Check out the Xerces Society’s native plant list: The Xerces Society » Plant Lists. Use lists like this to help plan your garden and attract pollinators. We need those prescious
With the advent of social networking, I’ve been able to keep in touch with some high school friends. One friend, Mackenna, wanted to contribute some ideas to the frugal side of life. Here are some tried-and-true tips she uses or has gathered from the wisdom of her parents and grandparents. Visit her blog at http://deliberate28.wordpress.com.
- Buy meat from local farmers. You can get half a cow, etc. this way and many farms are organic nowadays.
- When you have a turkey roast or ham roast or whole chicken, use the remainder of meat by making soup or stew with it. I use the ham-bone and 4-6 red potatoes and a little milk, garlic, salt, pepper, minced onion and parsley (along with a few dashes of flour) to make a mean pot of ham & potato cream soup that will feed my family for 2 more meals than just tossing the bone. When I’m done with that I take the bone and give it to the dog. I do the same with chicken and add some egg noodles and canned carrots if I am out of fresh. I make turkey soup with whatever veggies I have lying around or in the freezer (frozen veggies are great for soup). Well, all of it but give to the dog. They can’t have poultry bones.
- If you make dinner from 1.5 pounds of burger and only need >1 lb, cook up the rest separately, mark and freeze it, and use it later for a fast dinner. Saves you on prep time when you only need enough meat for spaghetti sauce, etc.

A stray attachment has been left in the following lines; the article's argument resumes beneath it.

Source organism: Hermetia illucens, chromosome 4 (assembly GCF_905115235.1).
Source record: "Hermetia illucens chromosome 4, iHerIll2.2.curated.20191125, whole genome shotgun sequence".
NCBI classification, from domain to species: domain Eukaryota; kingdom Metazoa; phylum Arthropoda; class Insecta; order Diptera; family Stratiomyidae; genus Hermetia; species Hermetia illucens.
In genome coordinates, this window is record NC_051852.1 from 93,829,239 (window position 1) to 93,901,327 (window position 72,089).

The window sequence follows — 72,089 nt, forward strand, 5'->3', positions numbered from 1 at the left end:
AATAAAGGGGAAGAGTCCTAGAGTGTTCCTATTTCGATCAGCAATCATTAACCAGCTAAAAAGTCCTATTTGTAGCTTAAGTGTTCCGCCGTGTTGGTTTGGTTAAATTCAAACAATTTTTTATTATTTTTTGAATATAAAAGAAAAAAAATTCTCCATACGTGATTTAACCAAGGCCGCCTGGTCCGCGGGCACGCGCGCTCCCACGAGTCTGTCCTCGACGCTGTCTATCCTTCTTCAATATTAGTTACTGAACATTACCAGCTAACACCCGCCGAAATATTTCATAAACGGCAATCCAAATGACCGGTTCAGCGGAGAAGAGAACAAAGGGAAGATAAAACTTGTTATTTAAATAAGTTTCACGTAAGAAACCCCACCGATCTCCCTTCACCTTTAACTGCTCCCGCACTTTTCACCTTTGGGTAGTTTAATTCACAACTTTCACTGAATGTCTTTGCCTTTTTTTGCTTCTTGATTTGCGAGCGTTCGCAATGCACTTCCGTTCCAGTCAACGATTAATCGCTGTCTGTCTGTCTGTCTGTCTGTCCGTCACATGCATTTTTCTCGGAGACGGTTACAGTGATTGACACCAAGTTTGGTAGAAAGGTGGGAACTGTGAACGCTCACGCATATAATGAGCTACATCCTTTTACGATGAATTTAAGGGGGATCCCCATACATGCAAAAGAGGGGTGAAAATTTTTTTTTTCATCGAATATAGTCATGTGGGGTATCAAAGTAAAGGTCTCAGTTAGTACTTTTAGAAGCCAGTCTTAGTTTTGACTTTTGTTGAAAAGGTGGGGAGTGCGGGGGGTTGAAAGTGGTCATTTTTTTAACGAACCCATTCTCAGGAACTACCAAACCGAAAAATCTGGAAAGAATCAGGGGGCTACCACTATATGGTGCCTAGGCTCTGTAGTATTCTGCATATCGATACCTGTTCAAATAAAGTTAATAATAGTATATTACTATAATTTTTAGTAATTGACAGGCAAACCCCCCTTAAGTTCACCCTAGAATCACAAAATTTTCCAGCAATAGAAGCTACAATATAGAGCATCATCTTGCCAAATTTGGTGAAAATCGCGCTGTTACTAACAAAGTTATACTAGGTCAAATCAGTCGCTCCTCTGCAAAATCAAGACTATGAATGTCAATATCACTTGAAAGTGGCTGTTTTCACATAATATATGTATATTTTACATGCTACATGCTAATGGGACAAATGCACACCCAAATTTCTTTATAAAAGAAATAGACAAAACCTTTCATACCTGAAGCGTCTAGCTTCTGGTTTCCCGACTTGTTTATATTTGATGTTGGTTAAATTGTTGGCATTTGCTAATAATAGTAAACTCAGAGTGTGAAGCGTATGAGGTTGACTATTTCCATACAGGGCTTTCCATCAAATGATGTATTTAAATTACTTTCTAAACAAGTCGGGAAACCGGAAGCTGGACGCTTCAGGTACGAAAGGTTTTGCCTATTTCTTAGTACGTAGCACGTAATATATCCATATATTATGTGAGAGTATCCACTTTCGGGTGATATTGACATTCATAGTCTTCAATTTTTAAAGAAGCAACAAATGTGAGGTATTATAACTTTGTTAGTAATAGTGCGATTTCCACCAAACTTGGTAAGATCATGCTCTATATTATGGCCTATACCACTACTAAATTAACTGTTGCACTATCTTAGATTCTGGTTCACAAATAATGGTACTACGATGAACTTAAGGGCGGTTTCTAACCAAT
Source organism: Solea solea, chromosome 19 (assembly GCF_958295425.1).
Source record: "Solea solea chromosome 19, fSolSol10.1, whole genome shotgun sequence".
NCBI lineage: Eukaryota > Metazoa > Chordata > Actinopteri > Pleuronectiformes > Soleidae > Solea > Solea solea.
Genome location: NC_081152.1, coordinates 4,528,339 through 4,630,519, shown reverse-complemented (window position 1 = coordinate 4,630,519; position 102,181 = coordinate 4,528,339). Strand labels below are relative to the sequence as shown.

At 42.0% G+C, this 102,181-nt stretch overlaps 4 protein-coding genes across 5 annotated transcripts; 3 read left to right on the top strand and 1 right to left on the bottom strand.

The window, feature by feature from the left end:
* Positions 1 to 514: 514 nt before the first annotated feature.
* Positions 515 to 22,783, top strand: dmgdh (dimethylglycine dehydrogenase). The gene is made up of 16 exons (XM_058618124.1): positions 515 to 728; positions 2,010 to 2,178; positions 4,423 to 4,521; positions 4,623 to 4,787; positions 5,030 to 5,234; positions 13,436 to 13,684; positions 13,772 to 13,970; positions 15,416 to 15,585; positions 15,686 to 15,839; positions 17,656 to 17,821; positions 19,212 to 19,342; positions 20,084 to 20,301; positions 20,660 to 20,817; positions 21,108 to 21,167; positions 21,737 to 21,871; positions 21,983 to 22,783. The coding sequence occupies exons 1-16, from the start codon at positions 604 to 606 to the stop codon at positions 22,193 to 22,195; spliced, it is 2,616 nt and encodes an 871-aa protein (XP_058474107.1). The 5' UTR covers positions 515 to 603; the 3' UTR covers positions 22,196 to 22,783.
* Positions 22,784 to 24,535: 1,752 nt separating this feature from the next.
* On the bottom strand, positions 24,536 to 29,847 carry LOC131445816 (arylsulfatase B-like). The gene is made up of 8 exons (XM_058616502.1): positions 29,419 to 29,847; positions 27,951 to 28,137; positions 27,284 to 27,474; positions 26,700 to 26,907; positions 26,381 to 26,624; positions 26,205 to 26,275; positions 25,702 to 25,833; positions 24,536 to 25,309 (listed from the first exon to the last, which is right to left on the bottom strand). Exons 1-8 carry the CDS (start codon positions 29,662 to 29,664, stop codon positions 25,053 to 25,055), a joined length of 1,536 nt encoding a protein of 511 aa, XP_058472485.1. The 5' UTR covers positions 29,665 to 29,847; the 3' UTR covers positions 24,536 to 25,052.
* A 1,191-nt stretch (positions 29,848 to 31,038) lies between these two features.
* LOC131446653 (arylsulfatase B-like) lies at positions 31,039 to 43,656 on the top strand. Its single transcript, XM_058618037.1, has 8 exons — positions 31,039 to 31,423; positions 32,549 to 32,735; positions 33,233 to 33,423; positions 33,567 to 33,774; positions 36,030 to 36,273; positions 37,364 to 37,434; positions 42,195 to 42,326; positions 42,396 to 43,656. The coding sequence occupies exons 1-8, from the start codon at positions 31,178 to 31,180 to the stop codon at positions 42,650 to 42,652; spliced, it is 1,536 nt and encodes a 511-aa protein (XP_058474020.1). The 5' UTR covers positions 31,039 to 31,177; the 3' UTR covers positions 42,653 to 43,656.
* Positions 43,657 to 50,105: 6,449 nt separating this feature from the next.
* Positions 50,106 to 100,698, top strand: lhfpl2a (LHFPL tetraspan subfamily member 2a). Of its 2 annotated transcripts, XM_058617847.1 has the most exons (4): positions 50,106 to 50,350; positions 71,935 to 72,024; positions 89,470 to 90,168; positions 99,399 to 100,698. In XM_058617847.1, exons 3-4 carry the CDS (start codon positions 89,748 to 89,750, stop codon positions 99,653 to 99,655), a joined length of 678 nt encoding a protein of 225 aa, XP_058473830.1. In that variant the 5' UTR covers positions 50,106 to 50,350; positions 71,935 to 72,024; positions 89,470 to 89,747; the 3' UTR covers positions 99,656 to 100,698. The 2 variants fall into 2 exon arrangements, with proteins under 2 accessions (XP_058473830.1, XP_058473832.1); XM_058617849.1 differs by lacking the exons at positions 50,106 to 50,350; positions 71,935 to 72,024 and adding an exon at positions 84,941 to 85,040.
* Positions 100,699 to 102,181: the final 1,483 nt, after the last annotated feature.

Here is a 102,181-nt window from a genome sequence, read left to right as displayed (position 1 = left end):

- Enter into a ‘food trade’ with friends or family occasionally. You know that stuff that is in your pantry but seldom used? I will clean it out every 3 months or so and swap food items with my mom. “We just haven’t been eating x,y or z thing lately… want to trade it for anything you aren’t eating there?”
- Use dried beans, legumes and barley to compliment your soups. They cook up fresh and go a long way in filling up your family, so you can get farther for your buck. Even adding 1 cup of dry barley into my soup makes it go so much farther.
- Stir fries are a great way to throw everything into a pot and go. You have lots of misc. leftover little baggies of frozen veggies, you can combine them all this way.
- Create a list of every single thing you can cook that your family likes. Then, make a menu plan for 2 weeks based on how frugal you need to be (some times are more strained than others), what you have in the house, what you have for coupons, etc. I fed my entire family (WELL) for the last 2 weeks and I only spent $140 at the grocery store. That included 2 cans of formula, a huge box of diapers, wipes, and baby food (I tried making my own but my kid won’t eat most of it, so I have to supplement it with store-bought). That included making a dish to pass at a family event and lunch and dinner on both sets of weekend days.
- Make your own French fries with oil and potatoes. If you can grow your potatoes, it’s even cheaper, but I can buy a huge bag of potatoes for $2.50. I plan for them in my meals and separate them out over the 2 weeks and usually have some leftover at the end. This time I made soup, fries, baked potatoes and still have 4 left. I make my own French fries in a frying pan with a thin layer of oil and a dash of salt. My family likes them better than the Ore-Ida kind anyway.
- As I said before, canning is a limitless opportunity to save money. While I haven’t’ canned in some time, I am going to get on that bandwagon this year without a doubt. It means 3 busy weeks in the fall, but an entire year of lovingly cooked food for my family and a huge cost savings.
- Refill your water bottles [use something sturdier than #1 plastic from the store for health reasons]. Many people buy distilled water jugs at the store. The stores will let you refill them. It costs less and it is more environmentally sound. Also, with little to go bottles, do the same. Refill them from your tap. It’s just water – it’s not like you’re going to get Ecol-i from it or anything if you re-use them. We can make a case of 12 waters last a month or more by just refilling them.